Don’t Think I’ve Forgotten: Cambodia’s Lost Rock & Roll is a documentary film, remembering Cambodia’s most recent golden era. Before the Khmer Rouge took power and Cambodia entered Year Zero, there was a thriving, unique, and distinct music scene in Cambodia.
Under King Norodom Sihanouk came a roaring 1950’s and a thriving 1960’s. Arts and music were of special importance to the King, who was himself classically educated in France.
Through archived footage, recordings, and interviews with Khmer musicians that were involved in the mid-century rock n roll music scene (the few who had also survived the KR), the film illuminates the hidden heartbeat of a nearly forgotten side of Phnom Penh. Most of the rock n roll musicians (along with artists, scholars, etc) were murdered in the 1970s genocide, extinguishing this time of arts.
The film discussed the biography of the biggest stars of the era, such as Sinn Sisamouth, Ros Sereysothea, and Pen Ran. Sinn Sisamouth was a Khmer legend: he sang rock and roll, garage rock, psychedelic rock, as well as some Latin and traditional Khmer music. Along with being a singer-songwriter and working for the National Radio, he was also a doctor. He is comparable to what Elvis Presley was in mid-century America. With his high education, strong social ties to royalty and the government, and the fact he was an artist who had a huge following, he was immediately executed when the Khmer Rouge took power.
Ros Serey Sothea sang alongside Sinn Sisamouth, both producing hundreds of songs, some together. She was titled “The Golden Voice of the Royal Capitol” by the former King Father. She also sang rock and roll, psychedelic rock, garage rock, romantic ballads, and traditional Khmer music, as well as singing some Blues and acting in a few films. Both Sinn and Ros would successfully perform many American hits, altering them to have Khmer lyrics, such as “House of the Rising Sun” and “Proud Mary”. Her personal life was rather tormented, having married and divorced several times and facing physical and emotional abuse throughout her life. Ros would be executed by the KR, due to her position as a well known artist and musician.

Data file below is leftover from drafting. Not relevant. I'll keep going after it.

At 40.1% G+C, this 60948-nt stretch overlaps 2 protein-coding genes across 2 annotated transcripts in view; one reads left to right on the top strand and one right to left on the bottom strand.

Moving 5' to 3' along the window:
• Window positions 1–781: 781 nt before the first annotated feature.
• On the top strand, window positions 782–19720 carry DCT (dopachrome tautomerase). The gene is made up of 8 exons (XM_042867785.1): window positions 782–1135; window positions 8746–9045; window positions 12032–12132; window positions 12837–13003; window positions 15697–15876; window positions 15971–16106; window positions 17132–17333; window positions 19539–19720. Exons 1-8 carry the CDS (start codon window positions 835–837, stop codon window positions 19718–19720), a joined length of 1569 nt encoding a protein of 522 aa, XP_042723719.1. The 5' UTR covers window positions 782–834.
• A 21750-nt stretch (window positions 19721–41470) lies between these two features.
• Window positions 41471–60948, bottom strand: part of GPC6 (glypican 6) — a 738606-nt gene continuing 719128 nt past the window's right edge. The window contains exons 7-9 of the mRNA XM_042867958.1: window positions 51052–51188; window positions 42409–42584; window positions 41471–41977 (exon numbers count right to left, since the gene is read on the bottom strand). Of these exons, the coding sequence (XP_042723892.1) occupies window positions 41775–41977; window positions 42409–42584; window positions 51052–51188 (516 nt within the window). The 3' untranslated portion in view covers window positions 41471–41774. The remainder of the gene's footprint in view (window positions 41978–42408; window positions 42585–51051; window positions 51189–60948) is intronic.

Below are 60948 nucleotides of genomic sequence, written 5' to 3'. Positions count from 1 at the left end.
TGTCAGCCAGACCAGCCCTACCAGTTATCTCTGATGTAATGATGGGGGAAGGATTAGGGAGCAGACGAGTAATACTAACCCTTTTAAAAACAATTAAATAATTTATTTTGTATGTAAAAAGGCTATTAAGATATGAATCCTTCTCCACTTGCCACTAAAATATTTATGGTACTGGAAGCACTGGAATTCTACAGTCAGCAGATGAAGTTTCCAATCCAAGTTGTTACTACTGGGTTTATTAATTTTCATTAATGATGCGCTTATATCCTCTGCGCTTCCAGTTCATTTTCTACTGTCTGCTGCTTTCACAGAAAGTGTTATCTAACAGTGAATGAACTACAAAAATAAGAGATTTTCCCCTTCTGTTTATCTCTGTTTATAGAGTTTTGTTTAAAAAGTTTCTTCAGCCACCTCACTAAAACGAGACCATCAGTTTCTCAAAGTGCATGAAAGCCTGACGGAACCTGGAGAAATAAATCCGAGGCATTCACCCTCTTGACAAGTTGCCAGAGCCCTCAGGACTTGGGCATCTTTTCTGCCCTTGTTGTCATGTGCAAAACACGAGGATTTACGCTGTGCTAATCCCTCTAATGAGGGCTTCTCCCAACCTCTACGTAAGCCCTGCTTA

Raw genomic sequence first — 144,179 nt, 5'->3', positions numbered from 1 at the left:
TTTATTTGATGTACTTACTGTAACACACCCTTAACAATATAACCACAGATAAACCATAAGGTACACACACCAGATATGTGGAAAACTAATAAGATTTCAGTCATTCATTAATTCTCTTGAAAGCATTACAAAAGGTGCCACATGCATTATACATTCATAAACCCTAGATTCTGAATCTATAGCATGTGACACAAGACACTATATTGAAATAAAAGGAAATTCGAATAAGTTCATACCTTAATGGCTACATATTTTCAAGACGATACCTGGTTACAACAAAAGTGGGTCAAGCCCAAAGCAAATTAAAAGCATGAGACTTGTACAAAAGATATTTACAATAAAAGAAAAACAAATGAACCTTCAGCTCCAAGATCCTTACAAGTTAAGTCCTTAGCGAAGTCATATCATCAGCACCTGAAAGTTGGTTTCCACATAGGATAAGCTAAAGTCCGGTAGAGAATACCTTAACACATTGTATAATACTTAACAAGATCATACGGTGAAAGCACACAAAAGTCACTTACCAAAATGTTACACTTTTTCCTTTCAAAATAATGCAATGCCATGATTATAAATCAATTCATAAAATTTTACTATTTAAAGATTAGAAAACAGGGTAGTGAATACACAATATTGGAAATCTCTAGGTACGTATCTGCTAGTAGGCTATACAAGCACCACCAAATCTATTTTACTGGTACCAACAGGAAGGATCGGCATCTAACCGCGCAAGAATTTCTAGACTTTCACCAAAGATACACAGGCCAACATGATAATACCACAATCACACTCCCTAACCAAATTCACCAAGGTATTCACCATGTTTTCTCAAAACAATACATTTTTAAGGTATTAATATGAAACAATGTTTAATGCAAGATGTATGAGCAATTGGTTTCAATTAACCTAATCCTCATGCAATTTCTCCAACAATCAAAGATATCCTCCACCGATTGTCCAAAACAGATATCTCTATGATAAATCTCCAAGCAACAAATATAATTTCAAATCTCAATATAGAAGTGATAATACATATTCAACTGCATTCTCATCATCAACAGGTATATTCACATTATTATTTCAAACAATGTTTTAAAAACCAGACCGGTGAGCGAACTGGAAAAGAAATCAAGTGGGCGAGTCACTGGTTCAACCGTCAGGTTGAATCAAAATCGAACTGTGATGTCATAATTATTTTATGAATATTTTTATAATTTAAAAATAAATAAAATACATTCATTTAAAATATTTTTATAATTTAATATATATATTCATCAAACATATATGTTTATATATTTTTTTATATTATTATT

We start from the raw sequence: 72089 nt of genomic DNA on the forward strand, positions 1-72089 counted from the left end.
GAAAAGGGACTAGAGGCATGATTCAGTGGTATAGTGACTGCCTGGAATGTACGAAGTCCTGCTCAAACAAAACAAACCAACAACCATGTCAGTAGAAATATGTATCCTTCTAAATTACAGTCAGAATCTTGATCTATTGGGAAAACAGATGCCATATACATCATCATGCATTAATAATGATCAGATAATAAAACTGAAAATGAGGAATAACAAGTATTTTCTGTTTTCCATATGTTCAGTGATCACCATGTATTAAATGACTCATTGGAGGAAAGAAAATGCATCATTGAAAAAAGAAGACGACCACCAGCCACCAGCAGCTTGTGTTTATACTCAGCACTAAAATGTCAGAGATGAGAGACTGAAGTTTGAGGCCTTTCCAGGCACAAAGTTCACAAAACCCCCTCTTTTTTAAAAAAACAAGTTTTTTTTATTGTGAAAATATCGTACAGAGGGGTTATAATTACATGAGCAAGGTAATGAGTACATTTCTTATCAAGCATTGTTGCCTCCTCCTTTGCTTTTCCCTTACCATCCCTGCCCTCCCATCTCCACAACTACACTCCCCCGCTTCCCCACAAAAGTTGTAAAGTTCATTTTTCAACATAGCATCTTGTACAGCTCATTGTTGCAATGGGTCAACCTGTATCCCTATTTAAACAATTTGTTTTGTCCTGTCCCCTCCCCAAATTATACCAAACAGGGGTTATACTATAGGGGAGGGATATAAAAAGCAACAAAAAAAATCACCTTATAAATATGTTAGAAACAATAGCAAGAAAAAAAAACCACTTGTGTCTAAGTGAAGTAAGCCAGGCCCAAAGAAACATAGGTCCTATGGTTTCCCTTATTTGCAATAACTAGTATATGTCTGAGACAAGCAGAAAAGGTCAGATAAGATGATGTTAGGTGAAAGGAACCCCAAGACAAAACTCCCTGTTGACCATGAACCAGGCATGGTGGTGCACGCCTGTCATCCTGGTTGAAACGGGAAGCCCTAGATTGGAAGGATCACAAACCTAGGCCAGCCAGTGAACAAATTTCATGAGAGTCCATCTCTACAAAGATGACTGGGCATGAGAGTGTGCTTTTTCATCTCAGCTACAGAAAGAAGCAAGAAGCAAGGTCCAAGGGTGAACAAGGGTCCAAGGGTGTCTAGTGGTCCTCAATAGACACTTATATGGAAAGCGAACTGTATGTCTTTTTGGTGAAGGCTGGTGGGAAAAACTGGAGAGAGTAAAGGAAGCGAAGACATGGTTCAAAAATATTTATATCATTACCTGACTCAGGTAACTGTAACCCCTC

Pen Ran sang alongside these two artists, performing rock and roll, traditional Khmer, Latin, jazz, and other styles of music.
She also did not survive the KR. There is a story the Khmers tell in which she was forced to perform for the KR officers and was immediately executed thereafter.
The Capitol of Cambodia, Phnom Penh, had many songs written about it during this time and was known as “the pearl of Asia”, both a reference to the Mekong River which ends here, and to the city being a hub of culture and cosmopolitan pursuits. Alongside thousands of years of Khmer culture, history, and art, a more contemporary strong French influence in the region combined to leave a lasting love for fine arts that the King himself fostered carefully. The royal family is known to keep deep connections with French culture. The music of the 50s, 60s, and 70s shows resemblance to French music at the time as well as American. Many artists interviewed in the documentary talk of first finding rock and roll records from America and France, and then hearing artists such as Sinn Sisamouth, Ros Sorey Sothea, and Pen Ran cover these songs as well as make them Khmer, and write new Khmer songs in the rock and roll style they heard from western records, made them immensely proud and thrilled.
Today, despite the devastating genocide that killed these artists and many more, there are some musicians trying to keep the legacy of these amazing singers alive, by recreating their songs and sharing their music to western musicians.